SAN ANTONIO -- With his top-seeded and undefeated University of Connecticut women's basketball team on the threshold of making history as the first team to win back-to-back undefeated national championships, Hall of Fame coach Geno Auriemma said today he's not likely to be looking for the next great challenge of his coaching career if the Huskies win their seven overall national championship Tuesday night against Stanford.
"This game has given me more than I probably have given it," Auriemma said. "And I'm not looking for any change or any challenge than the challenge that I have in front of me right now."
Two weeks ago, on ESPN's "Outside the Lines," Auriemma remarked his career would somehow be fulfilled if he were to go over to the men's side and accomplish what he has with the women. He did go on to say if there was one men's job that would intrigue him, it would be Duke's.
Apprised yesterday the Nets reportedly were prepared to offer Duke coach Mike Krzyzewski $12 million to $15 million to take over their downtrodden franchise, Auriemma asked, "Is that a year or total?"
Told it was per annum, the UConn coach cracked, "That opens up the Duke job, huh?"
With the Boston College job still open, Auriemma was asked if that men's vacancy intrigued him. "Yeah, yeah, yeah, sure," he said, facetiously. "We win 30 games every year and I'm going to go someplace where I'm going to get killed?"
But it would be a challenge, no?
"Yeah, it's a challenge. I'm 56. I like the challenge that I have right now," he said. "I said this to somebody else: I think in every person there's always this thought of, 'What about that?' I mean, if you're a high school coach -- I know some great high school coaches on the men's side and the women's side who are struggling with that decision: 'Should I stay where I am because I'm really, really good? But I really want to take a shot at a college assistant's job and maybe get a college job, men's or women's.'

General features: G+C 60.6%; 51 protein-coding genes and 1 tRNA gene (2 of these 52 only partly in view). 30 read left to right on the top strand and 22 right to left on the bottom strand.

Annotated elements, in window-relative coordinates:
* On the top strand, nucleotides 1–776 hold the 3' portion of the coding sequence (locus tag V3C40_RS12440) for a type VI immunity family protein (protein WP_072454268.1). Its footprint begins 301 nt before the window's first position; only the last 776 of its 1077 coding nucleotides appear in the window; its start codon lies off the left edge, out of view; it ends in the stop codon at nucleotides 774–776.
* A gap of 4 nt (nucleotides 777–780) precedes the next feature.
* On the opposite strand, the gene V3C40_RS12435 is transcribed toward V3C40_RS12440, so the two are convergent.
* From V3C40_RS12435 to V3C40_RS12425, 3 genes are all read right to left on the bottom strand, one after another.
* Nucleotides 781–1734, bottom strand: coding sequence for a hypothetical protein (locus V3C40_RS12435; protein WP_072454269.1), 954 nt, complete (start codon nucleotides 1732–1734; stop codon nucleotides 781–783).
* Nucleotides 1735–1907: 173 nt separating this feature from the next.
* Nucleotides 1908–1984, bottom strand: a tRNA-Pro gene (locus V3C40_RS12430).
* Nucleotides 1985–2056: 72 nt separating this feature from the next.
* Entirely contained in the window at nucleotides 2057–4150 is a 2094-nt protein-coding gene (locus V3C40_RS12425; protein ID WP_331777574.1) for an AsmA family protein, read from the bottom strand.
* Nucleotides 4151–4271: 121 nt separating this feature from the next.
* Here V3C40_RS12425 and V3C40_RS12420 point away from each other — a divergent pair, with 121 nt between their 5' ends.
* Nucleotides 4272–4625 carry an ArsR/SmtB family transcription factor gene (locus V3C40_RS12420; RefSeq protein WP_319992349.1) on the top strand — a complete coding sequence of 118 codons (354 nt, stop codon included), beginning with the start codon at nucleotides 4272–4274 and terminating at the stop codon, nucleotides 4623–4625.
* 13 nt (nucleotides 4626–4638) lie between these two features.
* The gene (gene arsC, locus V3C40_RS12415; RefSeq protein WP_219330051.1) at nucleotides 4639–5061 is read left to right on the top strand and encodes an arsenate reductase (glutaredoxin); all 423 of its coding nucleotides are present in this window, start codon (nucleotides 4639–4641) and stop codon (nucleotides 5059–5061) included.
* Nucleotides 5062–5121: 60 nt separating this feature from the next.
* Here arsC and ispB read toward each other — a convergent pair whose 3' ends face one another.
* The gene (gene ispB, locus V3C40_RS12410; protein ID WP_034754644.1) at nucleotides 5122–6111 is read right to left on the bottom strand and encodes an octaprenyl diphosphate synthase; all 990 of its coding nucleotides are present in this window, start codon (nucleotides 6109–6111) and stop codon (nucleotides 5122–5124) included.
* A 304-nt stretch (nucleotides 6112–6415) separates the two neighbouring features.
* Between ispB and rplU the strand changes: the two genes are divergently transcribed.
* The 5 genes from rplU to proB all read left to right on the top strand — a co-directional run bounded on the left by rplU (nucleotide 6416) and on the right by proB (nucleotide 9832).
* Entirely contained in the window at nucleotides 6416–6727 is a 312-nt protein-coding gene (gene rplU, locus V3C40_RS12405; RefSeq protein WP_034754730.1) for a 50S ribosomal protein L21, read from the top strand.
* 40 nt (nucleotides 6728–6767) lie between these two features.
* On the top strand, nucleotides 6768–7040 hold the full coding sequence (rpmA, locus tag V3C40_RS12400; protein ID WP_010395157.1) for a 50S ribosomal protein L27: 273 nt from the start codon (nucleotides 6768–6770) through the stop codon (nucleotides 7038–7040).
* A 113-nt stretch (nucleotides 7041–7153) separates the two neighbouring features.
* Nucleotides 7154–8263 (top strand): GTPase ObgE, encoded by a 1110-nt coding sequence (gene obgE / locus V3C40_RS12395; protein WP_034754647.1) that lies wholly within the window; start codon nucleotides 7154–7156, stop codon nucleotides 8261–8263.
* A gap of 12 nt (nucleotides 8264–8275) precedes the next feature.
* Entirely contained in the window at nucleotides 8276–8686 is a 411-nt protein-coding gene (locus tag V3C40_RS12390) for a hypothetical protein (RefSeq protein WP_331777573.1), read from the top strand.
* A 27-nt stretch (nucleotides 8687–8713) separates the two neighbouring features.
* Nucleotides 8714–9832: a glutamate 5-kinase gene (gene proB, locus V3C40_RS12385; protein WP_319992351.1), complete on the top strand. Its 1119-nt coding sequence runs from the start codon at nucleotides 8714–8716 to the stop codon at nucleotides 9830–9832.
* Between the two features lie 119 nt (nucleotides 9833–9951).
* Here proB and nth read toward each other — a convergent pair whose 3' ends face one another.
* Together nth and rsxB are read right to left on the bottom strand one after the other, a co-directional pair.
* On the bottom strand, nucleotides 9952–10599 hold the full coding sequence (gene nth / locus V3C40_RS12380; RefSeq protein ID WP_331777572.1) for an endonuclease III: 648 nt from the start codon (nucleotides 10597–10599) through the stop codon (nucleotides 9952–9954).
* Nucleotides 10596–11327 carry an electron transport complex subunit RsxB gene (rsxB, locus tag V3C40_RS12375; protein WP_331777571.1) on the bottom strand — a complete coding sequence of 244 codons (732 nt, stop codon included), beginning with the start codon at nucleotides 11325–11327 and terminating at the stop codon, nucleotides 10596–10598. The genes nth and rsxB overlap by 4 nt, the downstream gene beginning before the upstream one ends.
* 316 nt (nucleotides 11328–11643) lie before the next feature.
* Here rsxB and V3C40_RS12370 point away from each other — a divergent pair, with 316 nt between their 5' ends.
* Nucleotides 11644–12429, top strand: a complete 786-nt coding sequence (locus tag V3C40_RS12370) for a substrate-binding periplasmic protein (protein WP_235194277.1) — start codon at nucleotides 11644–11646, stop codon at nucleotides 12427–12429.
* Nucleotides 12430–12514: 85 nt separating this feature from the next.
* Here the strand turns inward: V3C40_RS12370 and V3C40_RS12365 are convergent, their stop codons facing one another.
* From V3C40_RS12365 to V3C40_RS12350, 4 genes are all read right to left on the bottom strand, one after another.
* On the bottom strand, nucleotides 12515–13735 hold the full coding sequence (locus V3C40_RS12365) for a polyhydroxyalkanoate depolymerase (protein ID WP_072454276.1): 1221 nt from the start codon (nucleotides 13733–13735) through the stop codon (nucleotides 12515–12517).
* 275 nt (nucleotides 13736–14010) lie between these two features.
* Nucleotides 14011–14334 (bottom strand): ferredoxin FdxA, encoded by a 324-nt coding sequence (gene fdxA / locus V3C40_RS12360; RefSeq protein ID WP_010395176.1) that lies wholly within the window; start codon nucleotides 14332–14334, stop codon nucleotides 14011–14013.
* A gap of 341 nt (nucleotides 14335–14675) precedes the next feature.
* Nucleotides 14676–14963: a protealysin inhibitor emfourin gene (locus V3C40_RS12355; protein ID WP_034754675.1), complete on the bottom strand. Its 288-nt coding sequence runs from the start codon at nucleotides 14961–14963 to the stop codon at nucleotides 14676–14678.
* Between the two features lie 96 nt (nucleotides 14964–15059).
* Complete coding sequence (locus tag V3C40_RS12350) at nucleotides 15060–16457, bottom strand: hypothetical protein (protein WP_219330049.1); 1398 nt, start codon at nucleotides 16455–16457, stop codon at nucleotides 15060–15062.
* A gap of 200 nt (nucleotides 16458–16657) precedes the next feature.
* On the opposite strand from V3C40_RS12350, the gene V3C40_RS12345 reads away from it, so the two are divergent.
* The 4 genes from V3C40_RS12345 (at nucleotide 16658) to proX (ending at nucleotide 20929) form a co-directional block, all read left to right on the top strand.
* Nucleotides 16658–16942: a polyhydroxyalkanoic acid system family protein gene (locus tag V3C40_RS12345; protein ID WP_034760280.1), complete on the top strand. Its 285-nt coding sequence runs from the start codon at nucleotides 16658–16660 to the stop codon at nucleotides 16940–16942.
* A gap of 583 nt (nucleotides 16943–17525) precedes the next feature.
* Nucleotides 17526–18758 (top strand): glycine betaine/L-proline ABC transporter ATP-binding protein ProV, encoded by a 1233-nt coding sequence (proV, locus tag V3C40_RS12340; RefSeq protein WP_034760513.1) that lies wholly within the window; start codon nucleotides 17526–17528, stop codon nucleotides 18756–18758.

"I know a ton of college coaches on the men's side, especially, that would just give their right arm to coach in the NBA,'' Auriemma said. "It's just -- you know, there's always that other thing that seems like people want to try to experience. And I probably had that in me for the longest time, like anybody else would. I just have one huge advantage over everybody else: I never had to make that decision because nobody ever asked me.''
Today, at the Alamodome, he was asked about the possibility of going to the Nets as Krzyzewski's NBA assistant.
"Unless Mike called and said he would give me $2 million a year to be his assistant with the Nets, because that's the greatest job in the history of sports: being an NBA assistant,'' Auriemma said. "I may have the best job in all of sports. But I'll tell you what, you gotta [look] pretty hard to find a better job [than] an assistant in the NBA to a great guy."
It seemed like an idyllic lifestyle.
"You get up. You go to practice. You're working with the best players. Watching film. Doing individual work. Go to the game," Auriemma said, wistfully. "[You're] trying to figure out how to beat these guys [in the NBA] who are great. Game's over. No media. No press conference. Nobody's asking you why you suck.
"Go out to dinner. Nice glass of wine, go home and do it again the next day," Auriemma said. "C'mon, that's like dying and going to heaven."
And if Krzyzewski called with an offer? What would it take?
"Two million," Auriemma said, half-jokingly. Then, leaning into his microphone and speaking directly into the cameras, Auriemma added, "Not taking it for any less. You hear that, Mike? Two million."
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